Accountability is key over policy change on specialist Hong Kong doctors
- Proposal to open door to non-locally trained, non-permanent residents to practise without taking a local examination has raised concerns
Hong Kong has a respected public health system. But a serious shortage of doctors has undermined its claim to be world class. Resistance from the medical profession has inhibited moves to recruit overseas doctors.
Now pressure from lawmakers has prompted the government to propose a further change that would be groundbreaking in that it would open the door to non-locally trained, non-permanent residents, including mainlanders, to practise as specialists in the public system without taking a local examination.
Secretary for Food and Health Sophia Chan Siu-chee is hoping the concession will persuade lawmakers to pass the necessary amendments to the Medical Registration Ordinance before the end of the current legislative session next month. It was welcomed by a patients’ rights advocate who expressed confidence in safeguards for standards.
But some local doctors remain opposed, with concerns over the qualifications of foreign-trained counterparts and worries about an influx of mainland doctors. However, it remains unclear how many medical schools over the border will be recognised for the purposes of the proposal, or how many doctors would quit the mainland system nowadays.
A list of recognised schools is fundamental to the proposed changes, which include internships for graduates with permanent residence. A committee of health officials, educators and medical watchdog members will draft a list of recognised medical schools. It is important for confidence in the changes that the committee be assembled without delay and the list produced for peer scrutiny well before they take effect.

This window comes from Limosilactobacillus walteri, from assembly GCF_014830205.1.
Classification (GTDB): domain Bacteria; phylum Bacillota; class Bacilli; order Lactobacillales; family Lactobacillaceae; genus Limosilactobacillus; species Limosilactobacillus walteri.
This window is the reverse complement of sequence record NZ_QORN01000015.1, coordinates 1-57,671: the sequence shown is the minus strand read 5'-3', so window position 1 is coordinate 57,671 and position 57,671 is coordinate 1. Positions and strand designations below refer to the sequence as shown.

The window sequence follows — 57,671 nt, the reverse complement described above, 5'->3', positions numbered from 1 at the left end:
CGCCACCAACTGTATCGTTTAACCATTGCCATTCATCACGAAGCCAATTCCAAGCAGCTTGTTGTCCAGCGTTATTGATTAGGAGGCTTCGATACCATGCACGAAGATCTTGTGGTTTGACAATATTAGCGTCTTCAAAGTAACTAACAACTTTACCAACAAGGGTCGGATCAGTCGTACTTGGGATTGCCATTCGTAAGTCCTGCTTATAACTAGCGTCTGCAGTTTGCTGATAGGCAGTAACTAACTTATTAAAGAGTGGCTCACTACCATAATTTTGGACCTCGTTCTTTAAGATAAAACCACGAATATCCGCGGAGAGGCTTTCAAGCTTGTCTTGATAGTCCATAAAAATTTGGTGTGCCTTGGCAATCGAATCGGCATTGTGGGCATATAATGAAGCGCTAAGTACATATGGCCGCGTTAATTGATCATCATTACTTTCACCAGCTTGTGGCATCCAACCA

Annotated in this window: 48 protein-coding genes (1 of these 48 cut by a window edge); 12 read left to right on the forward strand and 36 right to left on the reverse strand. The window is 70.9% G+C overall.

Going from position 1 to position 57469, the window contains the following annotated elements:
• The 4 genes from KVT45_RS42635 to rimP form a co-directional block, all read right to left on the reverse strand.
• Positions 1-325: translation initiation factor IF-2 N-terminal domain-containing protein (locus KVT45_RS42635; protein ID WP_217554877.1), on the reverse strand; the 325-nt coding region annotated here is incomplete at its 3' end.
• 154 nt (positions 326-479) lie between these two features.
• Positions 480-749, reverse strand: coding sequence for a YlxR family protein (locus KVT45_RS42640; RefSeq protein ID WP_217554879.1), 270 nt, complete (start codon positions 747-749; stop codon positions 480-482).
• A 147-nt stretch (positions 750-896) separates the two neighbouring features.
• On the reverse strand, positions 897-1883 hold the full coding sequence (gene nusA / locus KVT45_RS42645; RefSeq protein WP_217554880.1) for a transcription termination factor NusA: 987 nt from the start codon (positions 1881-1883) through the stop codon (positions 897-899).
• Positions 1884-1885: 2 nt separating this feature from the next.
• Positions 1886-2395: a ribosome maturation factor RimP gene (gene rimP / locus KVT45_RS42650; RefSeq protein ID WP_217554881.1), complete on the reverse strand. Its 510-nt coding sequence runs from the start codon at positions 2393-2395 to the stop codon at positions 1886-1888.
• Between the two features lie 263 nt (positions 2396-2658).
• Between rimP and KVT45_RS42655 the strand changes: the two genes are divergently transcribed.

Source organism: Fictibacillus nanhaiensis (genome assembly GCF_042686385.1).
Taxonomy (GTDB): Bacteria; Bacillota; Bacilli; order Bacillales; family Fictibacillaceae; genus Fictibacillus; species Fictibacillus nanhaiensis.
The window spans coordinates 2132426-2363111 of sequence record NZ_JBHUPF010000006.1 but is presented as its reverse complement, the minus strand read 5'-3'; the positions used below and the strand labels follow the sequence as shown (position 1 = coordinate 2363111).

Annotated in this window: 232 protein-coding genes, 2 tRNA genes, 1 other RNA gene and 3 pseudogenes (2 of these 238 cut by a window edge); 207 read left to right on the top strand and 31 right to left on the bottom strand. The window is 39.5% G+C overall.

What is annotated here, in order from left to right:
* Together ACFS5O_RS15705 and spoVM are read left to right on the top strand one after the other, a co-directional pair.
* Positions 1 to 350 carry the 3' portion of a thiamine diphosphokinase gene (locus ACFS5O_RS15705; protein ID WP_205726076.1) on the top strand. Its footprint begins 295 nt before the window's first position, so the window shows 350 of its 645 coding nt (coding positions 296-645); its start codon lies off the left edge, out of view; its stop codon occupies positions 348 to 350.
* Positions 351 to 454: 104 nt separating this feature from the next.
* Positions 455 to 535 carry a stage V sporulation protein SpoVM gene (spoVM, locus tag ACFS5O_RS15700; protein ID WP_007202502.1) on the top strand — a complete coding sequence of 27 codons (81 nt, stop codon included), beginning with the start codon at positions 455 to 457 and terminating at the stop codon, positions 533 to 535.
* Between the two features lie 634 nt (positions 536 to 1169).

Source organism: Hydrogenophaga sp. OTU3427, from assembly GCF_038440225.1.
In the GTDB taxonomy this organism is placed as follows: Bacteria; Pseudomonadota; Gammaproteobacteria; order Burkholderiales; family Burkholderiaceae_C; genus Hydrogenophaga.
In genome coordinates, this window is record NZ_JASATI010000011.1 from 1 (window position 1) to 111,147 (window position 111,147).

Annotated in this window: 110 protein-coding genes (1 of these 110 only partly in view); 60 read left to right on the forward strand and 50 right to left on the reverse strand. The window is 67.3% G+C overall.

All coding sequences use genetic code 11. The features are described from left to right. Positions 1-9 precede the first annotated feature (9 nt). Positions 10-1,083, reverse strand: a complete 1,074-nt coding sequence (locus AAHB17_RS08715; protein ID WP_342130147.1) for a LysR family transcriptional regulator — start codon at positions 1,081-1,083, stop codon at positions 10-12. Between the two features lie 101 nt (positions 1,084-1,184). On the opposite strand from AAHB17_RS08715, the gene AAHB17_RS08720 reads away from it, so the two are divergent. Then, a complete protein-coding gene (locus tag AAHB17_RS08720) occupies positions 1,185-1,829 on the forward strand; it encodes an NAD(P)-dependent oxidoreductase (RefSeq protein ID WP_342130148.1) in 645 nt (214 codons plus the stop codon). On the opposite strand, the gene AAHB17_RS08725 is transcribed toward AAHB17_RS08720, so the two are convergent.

Critics have accused doctors of trying to maintain a closed shop. Their defenders say the changes are unfair to medical students and new graduates. The issue has been hotly debated for years, with both sides passionate about patient welfare. This newspaper has argued that long queues and waiting times for basic and specialist medical services and overworked doctors do nothing for patient welfare.
Hong Kong has two doctors for every 1,000 people, compared for example with Australia’s 3.8 and Sweden’s 4.3. Hong Kong will have 1,610 fewer doctors than needed by 2030, and 1,949 fewer by 2040, according to the health minister. Such facts and figures make it difficult to maintain even the present flawed public health system, let alone keep up with medical advances and the demands of increasing longevity.
It is hard therefore to argue against striking a balance between the two arguments. However, if such changes are to be made to a regime that holds patient safety paramount, concerns about dilution of standards are to be expected. They can only be met by transparency, accountability and rigorous review.